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  • Consciousness Lost and Found: A Neuropsychological Exploration.Lawrence Weiskrantz - 1997 - Oxford University Press.
    The phenomenon of `consciousness' is intrinsically related to one's awareness of one's self, of time, and of the physical world. What, then, can be learned about consciousness from people who have suffered brain damage such as amnesia which affects their awareness? This is the question explored by Lawrence Weiskrantz, a distinguished neuropsychologist who has worked with such patients over 30 years. Written in an engaging and accessible style, Consciousness Lost and Found provides a unique perspective on one of the most (...)
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  • Creative Evolution.Henri Bergson - 1911 - London: Palgrave-Macmillan.
    Henri Bergson (1859-1941) is one of the truly great philosophers of the modernist period, and there is currently a major renaissance of interest in his unduly neglected texts and ideas amongst philosophers, literary theorists, and social theorists. Creative Evolution (1907) is the text that made Bergson world-famous in his own lifetime; in it Bergson responds to the challenge presented to our habits of thought by modern evolutionary theory, and attempts to show that the theory of knowledge must have its basis (...)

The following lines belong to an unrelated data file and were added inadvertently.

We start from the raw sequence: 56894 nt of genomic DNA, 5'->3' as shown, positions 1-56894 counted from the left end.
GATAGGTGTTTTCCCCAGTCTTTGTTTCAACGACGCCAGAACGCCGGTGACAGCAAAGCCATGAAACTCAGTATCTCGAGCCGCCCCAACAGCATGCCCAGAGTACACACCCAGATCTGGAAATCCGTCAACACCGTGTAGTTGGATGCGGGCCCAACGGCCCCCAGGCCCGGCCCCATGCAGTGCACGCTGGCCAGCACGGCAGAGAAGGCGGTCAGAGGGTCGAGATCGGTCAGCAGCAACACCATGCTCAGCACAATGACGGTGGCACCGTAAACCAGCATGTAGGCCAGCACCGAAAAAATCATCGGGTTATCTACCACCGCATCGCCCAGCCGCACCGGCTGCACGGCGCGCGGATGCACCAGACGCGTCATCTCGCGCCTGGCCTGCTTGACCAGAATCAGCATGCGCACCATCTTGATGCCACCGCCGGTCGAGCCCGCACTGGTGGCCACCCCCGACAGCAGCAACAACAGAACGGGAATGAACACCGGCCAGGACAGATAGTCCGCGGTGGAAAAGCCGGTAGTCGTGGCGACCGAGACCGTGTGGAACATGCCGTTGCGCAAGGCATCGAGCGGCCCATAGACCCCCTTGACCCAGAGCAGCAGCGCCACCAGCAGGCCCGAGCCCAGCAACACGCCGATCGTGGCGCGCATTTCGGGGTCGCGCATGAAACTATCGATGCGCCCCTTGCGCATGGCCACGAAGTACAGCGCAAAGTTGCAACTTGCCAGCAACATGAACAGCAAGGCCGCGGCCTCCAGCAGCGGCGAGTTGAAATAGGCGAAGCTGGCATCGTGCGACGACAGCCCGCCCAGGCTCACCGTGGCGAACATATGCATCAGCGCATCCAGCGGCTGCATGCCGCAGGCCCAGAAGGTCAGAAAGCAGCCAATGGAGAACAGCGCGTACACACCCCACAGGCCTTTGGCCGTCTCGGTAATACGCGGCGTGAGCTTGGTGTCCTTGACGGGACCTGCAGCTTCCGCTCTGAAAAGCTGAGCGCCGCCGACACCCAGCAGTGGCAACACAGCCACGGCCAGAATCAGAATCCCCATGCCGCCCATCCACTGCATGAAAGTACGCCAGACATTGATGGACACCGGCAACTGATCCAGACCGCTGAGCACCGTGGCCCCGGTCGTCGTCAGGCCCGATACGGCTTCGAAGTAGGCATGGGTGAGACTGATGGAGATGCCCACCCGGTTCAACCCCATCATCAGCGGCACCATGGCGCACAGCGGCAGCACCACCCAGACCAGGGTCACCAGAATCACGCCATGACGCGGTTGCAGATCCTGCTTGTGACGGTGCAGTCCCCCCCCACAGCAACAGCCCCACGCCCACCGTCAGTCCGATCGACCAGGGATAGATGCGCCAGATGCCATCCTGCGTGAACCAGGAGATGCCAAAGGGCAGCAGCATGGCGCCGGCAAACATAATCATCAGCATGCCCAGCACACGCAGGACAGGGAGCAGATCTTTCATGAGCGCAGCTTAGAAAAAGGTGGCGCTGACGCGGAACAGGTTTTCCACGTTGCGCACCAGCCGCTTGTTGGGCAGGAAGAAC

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  • Bergsonism.Gilles Deleuze - 1988 - Zone Books.
    Examines the philosophy of Henri Bergson, explains his concepts of duration, memory, and elan vital, and discusses the influence of science on Bergson.
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  • Relativity Reexamined.Léon Brillouin - 1970 - New York: Academic Press.
    Quantum theory and relativity -- Some problems about restricted relativity -- Gravitation and relativity quantized atomic clocks -- A badly needed distinction between mathematical sets of coordinates and physical frames of reference -- Special relativity Doppler effect -- Relativity and gravitation -- A gravistatic problem with spherical symmetry -- Remarks and suggestions.
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  • Time and Free Will: An Essay on the Immediate Data of Consciousness.Henri Bergson - 1910 - New York: Humanities Press.
    First published in 2002. Routledge is an imprint of Taylor & Francis, an informa company.